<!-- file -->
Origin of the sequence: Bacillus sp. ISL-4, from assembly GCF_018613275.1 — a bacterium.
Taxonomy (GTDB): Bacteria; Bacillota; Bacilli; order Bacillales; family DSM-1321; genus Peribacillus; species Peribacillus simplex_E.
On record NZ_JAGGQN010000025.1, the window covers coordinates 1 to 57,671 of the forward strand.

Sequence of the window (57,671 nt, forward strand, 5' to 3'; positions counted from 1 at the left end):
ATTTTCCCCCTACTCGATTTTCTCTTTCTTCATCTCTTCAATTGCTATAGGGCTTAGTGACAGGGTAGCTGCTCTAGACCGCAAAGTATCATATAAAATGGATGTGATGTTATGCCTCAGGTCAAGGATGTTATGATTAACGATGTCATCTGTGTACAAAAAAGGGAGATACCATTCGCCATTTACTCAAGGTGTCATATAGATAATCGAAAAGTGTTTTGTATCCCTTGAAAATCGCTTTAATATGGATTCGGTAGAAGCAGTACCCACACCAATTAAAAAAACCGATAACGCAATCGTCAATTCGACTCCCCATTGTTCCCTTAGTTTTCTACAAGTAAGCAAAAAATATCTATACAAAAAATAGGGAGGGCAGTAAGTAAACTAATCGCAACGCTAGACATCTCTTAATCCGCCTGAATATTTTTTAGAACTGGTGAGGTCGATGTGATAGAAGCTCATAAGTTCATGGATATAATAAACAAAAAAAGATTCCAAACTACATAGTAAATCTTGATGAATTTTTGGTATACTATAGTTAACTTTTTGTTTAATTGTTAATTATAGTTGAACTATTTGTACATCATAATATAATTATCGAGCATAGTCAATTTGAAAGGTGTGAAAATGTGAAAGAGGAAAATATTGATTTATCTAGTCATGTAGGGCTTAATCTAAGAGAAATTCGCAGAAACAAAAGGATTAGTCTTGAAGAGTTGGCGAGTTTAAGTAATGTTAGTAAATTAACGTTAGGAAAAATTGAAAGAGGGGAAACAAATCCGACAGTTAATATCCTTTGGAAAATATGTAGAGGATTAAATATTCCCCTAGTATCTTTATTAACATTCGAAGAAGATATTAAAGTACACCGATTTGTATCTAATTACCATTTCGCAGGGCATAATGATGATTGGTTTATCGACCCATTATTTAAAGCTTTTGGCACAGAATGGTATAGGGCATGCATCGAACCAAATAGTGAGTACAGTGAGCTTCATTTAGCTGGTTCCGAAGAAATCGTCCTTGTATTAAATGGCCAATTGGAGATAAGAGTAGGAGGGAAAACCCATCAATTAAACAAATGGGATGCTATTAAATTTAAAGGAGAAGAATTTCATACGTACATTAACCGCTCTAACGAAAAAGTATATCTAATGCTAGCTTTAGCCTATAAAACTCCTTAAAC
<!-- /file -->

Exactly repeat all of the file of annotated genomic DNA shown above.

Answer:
Origin of the sequence: Bacillus sp. ISL-4, from assembly GCF_018613275.1 — a bacterium.
Taxonomy (GTDB): Bacteria; Bacillota; Bacilli; order Bacillales; family DSM-1321; genus Peribacillus; species Peribacillus simplex_E.
On record NZ_JAGGQN010000025.1, the window covers coordinates 1 to 57,671 of the forward strand.

Sequence of the window (57,671 nt, forward strand, 5' to 3'; positions counted from 1 at the left end):
ATTTTCCCCCTACTCGATTTTCTCTTTCTTCATCTCTTCAATTGCTATAGGGCTTAGTGACAGGGTAGCTGCTCTAGACCGCAAAGTATCATATAAAATGGATGTGATGTTATGCCTCAGGTCAAGGATGTTATGATTAACGATGTCATCTGTGTACAAAAAAGGGAGATACCATTCGCCATTTACTCAAGGTGTCATATAGATAATCGAAAAGTGTTTTGTATCCCTTGAAAATCGCTTTAATATGGATTCGGTAGAAGCAGTACCCACACCAATTAAAAAAACCGATAACGCAATCGTCAATTCGACTCCCCATTGTTCCCTTAGTTTTCTACAAGTAAGCAAAAAATATCTATACAAAAAATAGGGAGGGCAGTAAGTAAACTAATCGCAACGCTAGACATCTCTTAATCCGCCTGAATATTTTTTAGAACTGGTGAGGTCGATGTGATAGAAGCTCATAAGTTCATGGATATAATAAACAAAAAAAGATTCCAAACTACATAGTAAATCTTGATGAATTTTTGGTATACTATAGTTAACTTTTTGTTTAATTGTTAATTATAGTTGAACTATTTGTACATCATAATATAATTATCGAGCATAGTCAATTTGAAAGGTGTGAAAATGTGAAAGAGGAAAATATTGATTTATCTAGTCATGTAGGGCTTAATCTAAGAGAAATTCGCAGAAACAAAAGGATTAGTCTTGAAGAGTTGGCGAGTTTAAGTAATGTTAGTAAATTAACGTTAGGAAAAATTGAAAGAGGGGAAACAAATCCGACAGTTAATATCCTTTGGAAAATATGTAGAGGATTAAATATTCCCCTAGTATCTTTATTAACATTCGAAGAAGATATTAAAGTACACCGATTTGTATCTAATTACCATTTCGCAGGGCATAATGATGATTGGTTTATCGACCCATTATTTAAAGCTTTTGGCACAGAATGGTATAGGGCATGCATCGAACCAAATAGTGAGTACAGTGAGCTTCATTTAGCTGGTTCCGAAGAAATCGTCCTTGTATTAAATGGCCAATTGGAGATAAGAGTAGGAGGGAAAACCCATCAATTAAACAAATGGGATGCTATTAAATTTAAAGGAGAAGAATTTCATACGTACATTAACCGCTCTAACGAAAAAGTATATCTAATGCTAGCTTTAGCCTATAAAACTCCTTAAAC